As a Justice of the Supreme Court of Guam, it is my job to promote and effectuate the mandate given our courts under the laws of the Territory. The Organic Act of Guam specifically provides that the government of Guam shall consist of three branches of government: the executive, legislative, and judicial branches. Accordingly, in interpreting the relative relationship of the branches of government, the courts of Guam have consistently recognized the applicability of the constitutional doctrine of separation of powers. This doctrine prohibits any one branch of government from aggrandizing the powers of another branch or interfering with the exercise of power of another branch. In fact, the Supreme Court of Guam has fastidiously applied the doctrine and rendered opinions that have protected both the legislative and executive branches of government from interference in carrying out its constitutionally mandated functions. Just as the courts of Guam preserve and protect the separate functions of the executive and legislative branches of government in an effort to effectuate the separation of powers doctrine, so too do we recognize that encompassed within the doctrine is the concept of judicial independence.

The mandate of the judicial branch is to interpret the laws of Guam and adjudicate disputes under those laws. The courts, as an independent branch of government, were specifically created for the benefit of the public, and not for the benefit of the individual judges and justices. The very issue of how the local judiciary is structured is not a function of politics, but is a product of the desire to create a cohesive judicial branch. It is only when the judiciary can speak with a single authoritative voice that we can begin to approach that which the Organic Act preserves; three separate, but co-equal branches of the Government, each serving its role for the benefit of the people of Guam, including you.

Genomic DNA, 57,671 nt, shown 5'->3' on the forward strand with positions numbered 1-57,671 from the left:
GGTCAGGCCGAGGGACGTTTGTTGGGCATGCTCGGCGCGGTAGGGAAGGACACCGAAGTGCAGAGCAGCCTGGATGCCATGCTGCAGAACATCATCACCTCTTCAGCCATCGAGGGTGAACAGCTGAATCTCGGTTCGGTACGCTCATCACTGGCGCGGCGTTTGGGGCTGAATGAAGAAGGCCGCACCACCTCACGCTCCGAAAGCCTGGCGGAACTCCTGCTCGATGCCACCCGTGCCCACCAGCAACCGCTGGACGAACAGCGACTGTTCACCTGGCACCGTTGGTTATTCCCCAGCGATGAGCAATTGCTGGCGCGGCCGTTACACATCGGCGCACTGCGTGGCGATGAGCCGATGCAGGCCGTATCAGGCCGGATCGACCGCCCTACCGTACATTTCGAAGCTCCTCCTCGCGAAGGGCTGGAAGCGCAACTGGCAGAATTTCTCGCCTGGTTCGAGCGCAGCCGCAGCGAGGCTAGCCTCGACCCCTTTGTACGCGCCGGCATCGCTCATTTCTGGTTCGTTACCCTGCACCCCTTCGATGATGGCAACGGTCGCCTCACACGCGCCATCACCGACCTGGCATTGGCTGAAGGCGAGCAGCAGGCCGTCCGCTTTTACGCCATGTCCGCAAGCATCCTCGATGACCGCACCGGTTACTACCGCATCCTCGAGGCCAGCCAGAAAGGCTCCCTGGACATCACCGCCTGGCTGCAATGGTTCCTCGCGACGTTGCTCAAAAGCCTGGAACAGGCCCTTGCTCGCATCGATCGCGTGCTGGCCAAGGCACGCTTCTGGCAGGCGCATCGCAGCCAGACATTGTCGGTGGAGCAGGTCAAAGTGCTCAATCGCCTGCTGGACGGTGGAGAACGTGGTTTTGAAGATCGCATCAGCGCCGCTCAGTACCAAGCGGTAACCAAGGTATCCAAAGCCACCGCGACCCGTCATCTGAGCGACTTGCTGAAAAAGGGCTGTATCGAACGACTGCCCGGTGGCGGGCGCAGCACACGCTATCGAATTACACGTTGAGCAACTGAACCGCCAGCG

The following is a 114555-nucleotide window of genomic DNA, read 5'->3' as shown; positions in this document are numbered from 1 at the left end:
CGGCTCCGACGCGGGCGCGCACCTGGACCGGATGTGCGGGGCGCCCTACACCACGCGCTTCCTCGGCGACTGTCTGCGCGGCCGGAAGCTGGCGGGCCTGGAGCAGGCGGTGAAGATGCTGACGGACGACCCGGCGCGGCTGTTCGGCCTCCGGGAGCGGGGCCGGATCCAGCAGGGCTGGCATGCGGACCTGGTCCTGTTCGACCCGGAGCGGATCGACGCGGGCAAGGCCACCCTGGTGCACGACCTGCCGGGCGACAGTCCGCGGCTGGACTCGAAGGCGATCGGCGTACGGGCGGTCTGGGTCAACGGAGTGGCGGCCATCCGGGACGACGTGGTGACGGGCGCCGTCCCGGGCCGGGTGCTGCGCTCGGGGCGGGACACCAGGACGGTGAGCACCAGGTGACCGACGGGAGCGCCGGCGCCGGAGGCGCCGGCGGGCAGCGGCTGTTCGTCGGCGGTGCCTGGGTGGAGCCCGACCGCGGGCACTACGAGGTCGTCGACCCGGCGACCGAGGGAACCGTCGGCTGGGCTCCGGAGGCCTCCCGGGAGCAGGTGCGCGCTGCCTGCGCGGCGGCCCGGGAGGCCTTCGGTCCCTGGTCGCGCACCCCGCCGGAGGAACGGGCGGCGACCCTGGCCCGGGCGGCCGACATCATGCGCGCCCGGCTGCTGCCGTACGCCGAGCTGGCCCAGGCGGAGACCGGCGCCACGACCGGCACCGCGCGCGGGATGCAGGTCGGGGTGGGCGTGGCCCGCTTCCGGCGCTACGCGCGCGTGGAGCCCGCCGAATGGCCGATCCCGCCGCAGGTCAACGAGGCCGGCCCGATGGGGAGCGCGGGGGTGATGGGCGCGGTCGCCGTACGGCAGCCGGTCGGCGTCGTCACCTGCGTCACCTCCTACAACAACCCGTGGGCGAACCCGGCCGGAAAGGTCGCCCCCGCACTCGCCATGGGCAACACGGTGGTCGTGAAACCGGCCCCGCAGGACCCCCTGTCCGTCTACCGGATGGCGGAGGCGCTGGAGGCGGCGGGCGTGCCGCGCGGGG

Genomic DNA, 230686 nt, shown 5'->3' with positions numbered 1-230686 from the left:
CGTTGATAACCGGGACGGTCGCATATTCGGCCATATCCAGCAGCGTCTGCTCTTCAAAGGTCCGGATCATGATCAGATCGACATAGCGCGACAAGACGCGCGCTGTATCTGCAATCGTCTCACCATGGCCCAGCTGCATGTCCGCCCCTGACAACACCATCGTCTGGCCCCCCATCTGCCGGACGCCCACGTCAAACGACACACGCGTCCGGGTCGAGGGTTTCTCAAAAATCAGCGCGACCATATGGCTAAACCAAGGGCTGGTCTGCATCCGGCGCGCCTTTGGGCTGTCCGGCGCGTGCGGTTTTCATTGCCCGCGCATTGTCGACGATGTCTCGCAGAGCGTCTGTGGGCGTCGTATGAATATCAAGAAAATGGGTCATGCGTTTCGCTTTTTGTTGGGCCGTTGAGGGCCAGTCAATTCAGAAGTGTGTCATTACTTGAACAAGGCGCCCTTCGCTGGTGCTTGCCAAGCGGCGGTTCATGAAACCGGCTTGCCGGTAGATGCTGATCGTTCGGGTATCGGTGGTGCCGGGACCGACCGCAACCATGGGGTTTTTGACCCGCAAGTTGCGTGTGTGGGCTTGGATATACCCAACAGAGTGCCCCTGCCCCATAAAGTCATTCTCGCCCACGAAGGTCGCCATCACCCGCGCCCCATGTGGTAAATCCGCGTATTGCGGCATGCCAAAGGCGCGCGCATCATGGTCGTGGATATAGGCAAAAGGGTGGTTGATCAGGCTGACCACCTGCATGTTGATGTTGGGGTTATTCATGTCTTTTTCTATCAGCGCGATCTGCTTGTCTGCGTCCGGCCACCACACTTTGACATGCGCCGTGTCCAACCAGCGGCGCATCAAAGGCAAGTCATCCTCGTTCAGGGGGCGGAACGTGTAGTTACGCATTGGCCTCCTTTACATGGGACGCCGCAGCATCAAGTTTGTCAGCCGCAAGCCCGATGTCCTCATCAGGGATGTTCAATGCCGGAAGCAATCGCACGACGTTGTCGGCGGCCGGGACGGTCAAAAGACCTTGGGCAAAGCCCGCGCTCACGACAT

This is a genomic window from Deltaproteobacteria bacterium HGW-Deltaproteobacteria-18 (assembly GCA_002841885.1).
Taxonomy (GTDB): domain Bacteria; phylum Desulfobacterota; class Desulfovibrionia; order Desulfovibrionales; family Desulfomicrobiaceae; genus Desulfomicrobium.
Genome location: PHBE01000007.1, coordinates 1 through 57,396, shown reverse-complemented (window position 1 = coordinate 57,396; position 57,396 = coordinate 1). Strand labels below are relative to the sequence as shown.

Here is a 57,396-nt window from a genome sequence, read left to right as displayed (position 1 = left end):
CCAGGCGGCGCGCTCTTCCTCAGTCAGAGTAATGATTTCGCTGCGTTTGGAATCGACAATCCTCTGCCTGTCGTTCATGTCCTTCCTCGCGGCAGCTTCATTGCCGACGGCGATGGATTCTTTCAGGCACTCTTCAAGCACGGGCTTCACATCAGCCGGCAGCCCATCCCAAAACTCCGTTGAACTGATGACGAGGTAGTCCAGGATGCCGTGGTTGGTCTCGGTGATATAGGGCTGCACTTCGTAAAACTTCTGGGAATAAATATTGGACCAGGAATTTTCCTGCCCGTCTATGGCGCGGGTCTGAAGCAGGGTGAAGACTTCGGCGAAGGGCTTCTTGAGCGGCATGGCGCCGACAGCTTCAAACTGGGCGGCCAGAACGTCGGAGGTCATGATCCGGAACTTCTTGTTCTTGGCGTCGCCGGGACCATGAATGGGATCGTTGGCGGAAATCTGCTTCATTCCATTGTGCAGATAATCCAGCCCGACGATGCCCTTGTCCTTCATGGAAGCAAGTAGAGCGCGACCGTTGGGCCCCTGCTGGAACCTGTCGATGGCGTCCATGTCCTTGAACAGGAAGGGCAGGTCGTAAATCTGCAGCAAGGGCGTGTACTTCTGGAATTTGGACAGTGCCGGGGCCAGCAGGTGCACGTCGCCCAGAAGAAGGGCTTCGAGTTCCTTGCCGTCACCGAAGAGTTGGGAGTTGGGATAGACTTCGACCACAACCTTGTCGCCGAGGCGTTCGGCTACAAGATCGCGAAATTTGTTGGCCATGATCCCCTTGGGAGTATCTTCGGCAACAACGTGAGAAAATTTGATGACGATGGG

As you can see, using common sense, or sound practical judgment, can help you see the forest from the trees. Using another example, more familiar to you, is the structure of the very institution that confers on you this great honor today, the University of Guam. A simple application of common sense is essential to resolving the many issues faced by the institution, such as the threatened loss of accreditation or the selection of a president with what has to be on record as the longest tenured selection committee. The bottom line analysis is that if we do not exercise our common sense, it is you the students who will be most affected. The sound and practical resolution of the issues the University faces will allow the institution to concentrate on fulfilling its mandate to provide a quality education to you, its students . . . and to assure your presence here today . . . in celebration of your Graduation. After all, that is why we are here, to celebrate YOU.